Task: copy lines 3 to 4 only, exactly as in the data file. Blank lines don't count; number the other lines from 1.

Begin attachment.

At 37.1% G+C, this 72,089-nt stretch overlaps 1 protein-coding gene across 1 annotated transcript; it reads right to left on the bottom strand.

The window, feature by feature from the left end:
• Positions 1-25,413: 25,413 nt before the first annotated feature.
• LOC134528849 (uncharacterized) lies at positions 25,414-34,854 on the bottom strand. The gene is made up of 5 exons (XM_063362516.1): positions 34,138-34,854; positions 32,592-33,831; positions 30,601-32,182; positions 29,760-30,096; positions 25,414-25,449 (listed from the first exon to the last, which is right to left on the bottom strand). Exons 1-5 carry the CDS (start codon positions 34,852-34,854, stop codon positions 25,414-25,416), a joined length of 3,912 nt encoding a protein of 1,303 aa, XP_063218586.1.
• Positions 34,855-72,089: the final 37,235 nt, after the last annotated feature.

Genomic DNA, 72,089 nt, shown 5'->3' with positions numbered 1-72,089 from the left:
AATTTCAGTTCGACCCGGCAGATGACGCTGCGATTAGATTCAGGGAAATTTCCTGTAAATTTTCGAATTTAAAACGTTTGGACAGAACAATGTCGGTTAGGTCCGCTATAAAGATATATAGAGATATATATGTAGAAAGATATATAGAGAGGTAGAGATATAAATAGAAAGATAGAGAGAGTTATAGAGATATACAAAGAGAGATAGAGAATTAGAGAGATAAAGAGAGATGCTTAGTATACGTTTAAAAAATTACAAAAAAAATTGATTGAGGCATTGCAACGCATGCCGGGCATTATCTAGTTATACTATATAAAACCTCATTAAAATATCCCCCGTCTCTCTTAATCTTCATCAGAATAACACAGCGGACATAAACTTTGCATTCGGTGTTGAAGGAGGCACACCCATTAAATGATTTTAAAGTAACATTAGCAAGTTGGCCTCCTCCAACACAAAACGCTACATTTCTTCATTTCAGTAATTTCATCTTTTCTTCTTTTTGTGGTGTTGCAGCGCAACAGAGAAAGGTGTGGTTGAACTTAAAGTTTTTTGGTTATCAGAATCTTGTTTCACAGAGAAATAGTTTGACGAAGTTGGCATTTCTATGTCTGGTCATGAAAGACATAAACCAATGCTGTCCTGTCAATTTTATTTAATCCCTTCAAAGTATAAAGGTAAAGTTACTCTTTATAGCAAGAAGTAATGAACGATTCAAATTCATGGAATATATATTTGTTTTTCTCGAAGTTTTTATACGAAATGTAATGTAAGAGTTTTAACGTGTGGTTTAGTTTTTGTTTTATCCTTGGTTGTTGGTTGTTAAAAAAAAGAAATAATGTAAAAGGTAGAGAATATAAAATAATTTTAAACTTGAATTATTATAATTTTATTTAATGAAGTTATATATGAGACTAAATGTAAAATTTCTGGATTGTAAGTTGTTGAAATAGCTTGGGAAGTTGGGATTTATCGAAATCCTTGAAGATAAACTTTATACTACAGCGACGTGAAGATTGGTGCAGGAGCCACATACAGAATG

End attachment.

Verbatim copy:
• Positions 1-25,413: 25,413 nt before the first annotated feature.
• LOC134528849 (uncharacterized) lies at positions 25,414-34,854 on the bottom strand. The gene is made up of 5 exons (XM_063362516.1): positions 34,138-34,854; positions 32,592-33,831; positions 30,601-32,182; positions 29,760-30,096; positions 25,414-25,449 (listed from the first exon to the last, which is right to left on the bottom strand). Exons 1-5 carry the CDS (start codon positions 34,852-34,854, stop codon positions 25,414-25,416), a joined length of 3,912 nt encoding a protein of 1,303 aa, XP_063218586.1.